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Inspiring thoughts from the philosophers on Discovering -- Who Am I

The concept of "who am I" has been a central question in many philosophical and spiritual traditions throughout history. In Western philosophy, the concept can be traced back to the ancient Greeks, particularly Socrates who famously declared, "Know thyself." This idea was further developed by philosophers such as Plato and Aristotle, who explored the nature of the self and its relation to the external world.

In Eastern philosophy, particularly in Hinduism and Buddhism, the question of "who am I" is central to the concept of self-realization or enlightenment. The Hindu concept of Atman, or the true self, is the ultimate reality that is beyond the limitations of the individual ego or personality. In Buddhism, the concept of Anatta, or non-self, suggests that there is no permanent, unchanging self or soul, but rather a constantly changing, interconnected process of consciousness.

Meditation is a practice that has been used for thousands of years to explore the nature of the self and promote self-awareness. In the Buddhist tradition, meditation is seen as a path to self-realization and the ultimate goal of liberation from suffering. Various forms of meditation, such as mindfulness meditation, concentration meditation, and loving-kindness meditation, are used to cultivate awareness of the present moment, develop mental clarity and emotional balance, and deepen self-understanding.

In contemporary psychology, the concept of the self has been explored through various theories and models, such as the Freudian psychoanalytic model, the humanistic approach, and the cognitive-behavioral model. The study of the self has also been influenced by Eastern philosophical traditions, with the emergence of transpersonal psychology and the integration of mindfulness practices into therapeutic approaches.

Here are some quotes and famous people related to the evolution of the concept of

"who am I" and the practice of meditation:

  • 5th century BCE

"Know thyself." - Socrates

  • 4th century BCE

"The soul takes nothing with her to the next world but her education and her culture. At the beginning of the journey to the next world, one's education and culture can either provide the greatest assistance, or else act as the greatest burden, to the person who has just died." - Plato

  • 3rd century BCE

"It is the mark of an educated mind to be able to entertain a thought without accepting it." - Aristotle

  • 5th century CE

"The self, when it has been clearly seen, is of the nature of Brahman. It is immortal, fearless, and Brahman." - Mandukya Upanishad

  • 6th century CE

"All things are not-self... Seeing this with wisdom, the wise become disenchanted with the unsatisfactoriness of all conditioned existence." - Dhammapada

  • 8th century CE

"Meditation brings wisdom; lack of meditation leaves ignorance. Know well what leads you forward and what holds you back." - Buddha

  • 20th century

"The self is not something that one finds. It is something one creates." - Thomas Szasz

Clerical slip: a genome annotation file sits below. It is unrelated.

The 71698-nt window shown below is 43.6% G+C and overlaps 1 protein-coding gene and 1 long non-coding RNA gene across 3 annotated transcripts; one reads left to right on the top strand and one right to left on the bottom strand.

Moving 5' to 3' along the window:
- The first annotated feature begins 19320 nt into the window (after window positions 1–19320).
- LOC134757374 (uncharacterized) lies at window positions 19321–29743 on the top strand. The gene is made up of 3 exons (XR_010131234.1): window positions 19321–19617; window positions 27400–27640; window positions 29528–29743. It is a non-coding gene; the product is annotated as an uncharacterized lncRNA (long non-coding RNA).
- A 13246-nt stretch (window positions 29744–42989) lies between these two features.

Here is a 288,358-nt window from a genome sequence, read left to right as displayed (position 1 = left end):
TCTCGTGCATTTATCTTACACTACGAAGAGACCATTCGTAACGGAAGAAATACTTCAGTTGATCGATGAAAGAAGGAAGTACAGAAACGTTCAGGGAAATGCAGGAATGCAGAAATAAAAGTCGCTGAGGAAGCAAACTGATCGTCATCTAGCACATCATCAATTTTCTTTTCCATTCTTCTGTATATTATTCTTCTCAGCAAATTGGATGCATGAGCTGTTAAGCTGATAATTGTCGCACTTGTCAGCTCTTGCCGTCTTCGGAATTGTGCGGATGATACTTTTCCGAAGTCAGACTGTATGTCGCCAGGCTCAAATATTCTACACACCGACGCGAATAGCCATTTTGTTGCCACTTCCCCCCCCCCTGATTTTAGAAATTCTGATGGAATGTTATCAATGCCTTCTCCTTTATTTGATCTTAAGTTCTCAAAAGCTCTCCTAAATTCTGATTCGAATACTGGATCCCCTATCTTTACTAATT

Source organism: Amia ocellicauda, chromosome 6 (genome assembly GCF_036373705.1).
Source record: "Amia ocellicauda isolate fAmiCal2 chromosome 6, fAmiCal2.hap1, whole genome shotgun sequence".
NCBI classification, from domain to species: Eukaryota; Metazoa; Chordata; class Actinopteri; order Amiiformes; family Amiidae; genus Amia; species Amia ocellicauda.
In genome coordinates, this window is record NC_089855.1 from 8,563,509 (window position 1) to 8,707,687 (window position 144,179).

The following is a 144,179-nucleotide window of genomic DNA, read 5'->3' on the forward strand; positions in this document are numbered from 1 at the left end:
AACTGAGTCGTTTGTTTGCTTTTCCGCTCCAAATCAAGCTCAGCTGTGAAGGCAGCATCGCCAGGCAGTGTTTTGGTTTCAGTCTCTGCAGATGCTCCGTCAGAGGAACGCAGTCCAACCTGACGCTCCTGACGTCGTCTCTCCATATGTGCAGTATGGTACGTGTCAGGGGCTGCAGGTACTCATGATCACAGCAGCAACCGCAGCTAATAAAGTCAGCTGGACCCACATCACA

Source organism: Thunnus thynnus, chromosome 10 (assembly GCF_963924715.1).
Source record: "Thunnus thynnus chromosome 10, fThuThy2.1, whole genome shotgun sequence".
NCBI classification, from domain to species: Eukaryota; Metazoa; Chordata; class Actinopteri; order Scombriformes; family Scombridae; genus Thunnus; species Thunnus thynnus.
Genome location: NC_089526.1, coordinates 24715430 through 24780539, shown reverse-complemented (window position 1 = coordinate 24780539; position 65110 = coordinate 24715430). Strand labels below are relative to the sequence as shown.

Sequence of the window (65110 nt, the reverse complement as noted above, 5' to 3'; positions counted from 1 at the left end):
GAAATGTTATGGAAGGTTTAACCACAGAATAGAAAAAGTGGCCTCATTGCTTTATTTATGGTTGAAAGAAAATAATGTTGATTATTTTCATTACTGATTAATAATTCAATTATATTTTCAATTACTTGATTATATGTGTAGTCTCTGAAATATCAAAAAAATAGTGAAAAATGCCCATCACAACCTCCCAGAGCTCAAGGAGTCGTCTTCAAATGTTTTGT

• 1960s: "The only way to change the world is to change yourself." - Ram Dass

  • 21st century: "Mindfulness is simply being aware of what is happening right now without wishing it were different; enjoying the pleasant without holding on when it changes (which it will); being with the unpleasant without fearing it will always be this way (which it won’t)." - James Baraz

  • Alan Watts - "We do not 'come into' this world; we come out of it, as leaves from a tree."

  • Jiddu Krishnamurti - "The moment you have in your heart this extraordinary thing called love and feel the depth, the delight, the ecstasy of it, you will discover that for you the world is transformed."

  • Eckhart Tolle - "The most important journey you can take is the journey within. This is a journey to the truth of who you really are."

  • Rumi - "You are not a drop in the ocean. You are the entire ocean in a drop."

  • Deepak Chopra - "The self is not just a personality or an ego; it is a field of consciousness that permeates all things."

  • Bruce Lee - "The key to immortality is first living a life worth remembering."

  • Jack Kerouac - "The only people for me are the mad ones, the ones who are mad to live, mad to talk, mad to be saved, desirous of everything at the same time, the ones who never yawn or say a commonplace thing, but burn, burn, burn like fabulous yellow roman candles exploding like spiders across the stars."

  • Maya Angelou - "I've learned that people will forget what you said, people will forget what you did, but people will never forget how you made them feel."

  • Virginia Woolf - "I am rooted, but I flow."

  • Frida Kahlo - "I paint self-portraits because I am so often alone, because I am the person I know best."

  • Simone de Beauvoir - "One is not born, but rather becomes, a woman."

  • Anais Nin - "I am an excitable person who only understands life lyrically, musically, in whom feelings are much stronger as reason. I am so thirsty for the marvelous that only the marvelous has power over me."

  • Albert Camus - "I rebel, therefore I exist."

  • James Baldwin - "The paradox of education is precisely this - that as one begins to become conscious, one begins to examine the society in which he is being educated."

  • Gloria Steinem - "The truth will set you free, but first it will piss you off."

  • Carl Jung - "Who looks outside, dreams; who looks inside, awakes."

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